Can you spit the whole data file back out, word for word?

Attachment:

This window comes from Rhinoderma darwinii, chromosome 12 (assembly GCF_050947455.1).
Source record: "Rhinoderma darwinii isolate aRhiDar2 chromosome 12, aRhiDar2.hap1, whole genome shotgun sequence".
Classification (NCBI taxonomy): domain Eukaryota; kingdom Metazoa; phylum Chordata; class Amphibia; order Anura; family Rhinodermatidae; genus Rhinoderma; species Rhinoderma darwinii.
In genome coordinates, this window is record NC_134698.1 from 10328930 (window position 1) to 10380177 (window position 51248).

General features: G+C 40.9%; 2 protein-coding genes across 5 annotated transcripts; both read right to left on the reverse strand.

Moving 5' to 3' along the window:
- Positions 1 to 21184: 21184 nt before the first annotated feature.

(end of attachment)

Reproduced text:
This window comes from Rhinoderma darwinii, chromosome 12 (assembly GCF_050947455.1).
Source record: "Rhinoderma darwinii isolate aRhiDar2 chromosome 12, aRhiDar2.hap1, whole genome shotgun sequence".
Classification (NCBI taxonomy): domain Eukaryota; kingdom Metazoa; phylum Chordata; class Amphibia; order Anura; family Rhinodermatidae; genus Rhinoderma; species Rhinoderma darwinii.
In genome coordinates, this window is record NC_134698.1 from 10328930 (window position 1) to 10380177 (window position 51248).

General features: G+C 40.9%; 2 protein-coding genes across 5 annotated transcripts; both read right to left on the reverse strand.

Moving 5' to 3' along the window:
- Positions 1 to 21184: 21184 nt before the first annotated feature.